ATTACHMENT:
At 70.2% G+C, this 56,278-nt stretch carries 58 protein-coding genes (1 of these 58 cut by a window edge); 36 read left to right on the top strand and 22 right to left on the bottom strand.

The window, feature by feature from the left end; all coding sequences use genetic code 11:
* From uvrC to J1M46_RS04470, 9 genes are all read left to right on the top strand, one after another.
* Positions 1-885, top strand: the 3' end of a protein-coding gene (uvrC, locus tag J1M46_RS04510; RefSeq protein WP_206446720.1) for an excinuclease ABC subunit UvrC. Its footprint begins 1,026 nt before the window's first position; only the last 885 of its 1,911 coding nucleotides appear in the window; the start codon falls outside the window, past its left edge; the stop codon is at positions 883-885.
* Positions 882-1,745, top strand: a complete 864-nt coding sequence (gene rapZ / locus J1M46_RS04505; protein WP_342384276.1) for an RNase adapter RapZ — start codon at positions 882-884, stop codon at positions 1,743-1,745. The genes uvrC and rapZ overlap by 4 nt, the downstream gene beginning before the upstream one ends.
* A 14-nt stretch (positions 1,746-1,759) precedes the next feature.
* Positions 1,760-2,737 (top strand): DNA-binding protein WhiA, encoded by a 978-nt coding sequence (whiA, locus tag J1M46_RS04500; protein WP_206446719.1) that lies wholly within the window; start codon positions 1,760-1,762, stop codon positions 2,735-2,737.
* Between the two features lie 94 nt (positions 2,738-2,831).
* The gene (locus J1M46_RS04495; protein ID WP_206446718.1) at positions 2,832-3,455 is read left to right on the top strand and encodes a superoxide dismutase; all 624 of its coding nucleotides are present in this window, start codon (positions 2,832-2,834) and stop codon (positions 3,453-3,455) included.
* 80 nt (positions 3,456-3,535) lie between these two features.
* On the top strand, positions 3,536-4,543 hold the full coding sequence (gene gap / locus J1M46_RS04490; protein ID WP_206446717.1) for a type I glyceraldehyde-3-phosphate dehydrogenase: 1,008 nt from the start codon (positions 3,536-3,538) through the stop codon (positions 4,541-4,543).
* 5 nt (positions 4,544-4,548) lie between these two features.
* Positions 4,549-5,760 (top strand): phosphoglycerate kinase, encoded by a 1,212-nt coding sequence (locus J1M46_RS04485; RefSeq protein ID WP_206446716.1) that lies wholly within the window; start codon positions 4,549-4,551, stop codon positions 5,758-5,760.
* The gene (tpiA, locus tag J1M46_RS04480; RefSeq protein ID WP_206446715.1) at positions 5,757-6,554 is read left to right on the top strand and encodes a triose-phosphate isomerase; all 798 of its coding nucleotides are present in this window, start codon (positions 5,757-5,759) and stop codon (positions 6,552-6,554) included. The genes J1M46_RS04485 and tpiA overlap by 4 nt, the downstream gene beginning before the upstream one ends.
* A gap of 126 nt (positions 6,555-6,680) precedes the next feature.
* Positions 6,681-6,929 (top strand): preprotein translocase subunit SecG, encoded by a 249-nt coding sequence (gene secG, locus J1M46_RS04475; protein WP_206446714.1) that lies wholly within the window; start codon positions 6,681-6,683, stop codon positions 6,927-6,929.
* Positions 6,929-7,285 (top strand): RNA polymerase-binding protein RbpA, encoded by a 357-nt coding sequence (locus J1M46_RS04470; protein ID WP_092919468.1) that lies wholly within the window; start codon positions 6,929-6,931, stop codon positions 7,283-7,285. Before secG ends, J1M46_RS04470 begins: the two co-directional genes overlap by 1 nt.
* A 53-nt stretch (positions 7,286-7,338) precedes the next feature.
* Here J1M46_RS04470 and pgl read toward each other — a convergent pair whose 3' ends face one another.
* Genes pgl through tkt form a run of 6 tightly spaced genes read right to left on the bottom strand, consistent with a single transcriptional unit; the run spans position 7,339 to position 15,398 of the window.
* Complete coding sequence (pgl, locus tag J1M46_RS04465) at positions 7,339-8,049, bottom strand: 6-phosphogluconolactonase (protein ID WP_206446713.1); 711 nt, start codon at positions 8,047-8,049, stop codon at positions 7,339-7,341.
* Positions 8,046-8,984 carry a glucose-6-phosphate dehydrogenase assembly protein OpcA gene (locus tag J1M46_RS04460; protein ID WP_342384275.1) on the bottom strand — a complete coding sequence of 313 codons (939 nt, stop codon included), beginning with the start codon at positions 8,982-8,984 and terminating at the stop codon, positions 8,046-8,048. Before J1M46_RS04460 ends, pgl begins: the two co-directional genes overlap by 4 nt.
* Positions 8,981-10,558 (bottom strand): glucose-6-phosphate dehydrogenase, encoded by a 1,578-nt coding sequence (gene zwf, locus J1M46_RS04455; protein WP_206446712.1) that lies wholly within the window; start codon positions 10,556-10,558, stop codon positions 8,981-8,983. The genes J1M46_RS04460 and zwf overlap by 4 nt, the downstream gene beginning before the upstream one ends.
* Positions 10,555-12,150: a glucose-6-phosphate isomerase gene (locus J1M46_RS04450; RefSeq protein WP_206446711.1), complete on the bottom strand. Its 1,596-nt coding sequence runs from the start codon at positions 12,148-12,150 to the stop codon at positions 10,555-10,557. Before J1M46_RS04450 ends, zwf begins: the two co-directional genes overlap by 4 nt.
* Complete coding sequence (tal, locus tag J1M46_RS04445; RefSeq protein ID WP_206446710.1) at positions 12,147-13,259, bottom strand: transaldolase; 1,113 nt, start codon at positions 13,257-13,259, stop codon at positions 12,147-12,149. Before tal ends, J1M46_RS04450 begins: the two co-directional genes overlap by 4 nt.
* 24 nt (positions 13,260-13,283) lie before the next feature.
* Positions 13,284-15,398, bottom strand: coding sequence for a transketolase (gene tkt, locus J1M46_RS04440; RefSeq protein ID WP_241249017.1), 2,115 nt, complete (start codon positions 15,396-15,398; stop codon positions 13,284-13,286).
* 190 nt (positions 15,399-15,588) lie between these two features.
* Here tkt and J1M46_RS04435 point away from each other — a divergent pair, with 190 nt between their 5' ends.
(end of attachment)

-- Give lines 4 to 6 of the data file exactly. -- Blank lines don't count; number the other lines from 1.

* Positions 1-885, top strand: the 3' end of a protein-coding gene (uvrC, locus tag J1M46_RS04510; RefSeq protein WP_206446720.1) for an excinuclease ABC subunit UvrC. Its footprint begins 1,026 nt before the window's first position; only the last 885 of its 1,911 coding nucleotides appear in the window; the start codon falls outside the window, past its left edge; the stop codon is at positions 883-885.
* Positions 882-1,745, top strand: a complete 864-nt coding sequence (gene rapZ / locus J1M46_RS04505; protein WP_342384276.1) for an RNase adapter RapZ — start codon at positions 882-884, stop codon at positions 1,743-1,745. The genes uvrC and rapZ overlap by 4 nt, the downstream gene beginning before the upstream one ends.
* A 14-nt stretch (positions 1,746-1,759) precedes the next feature.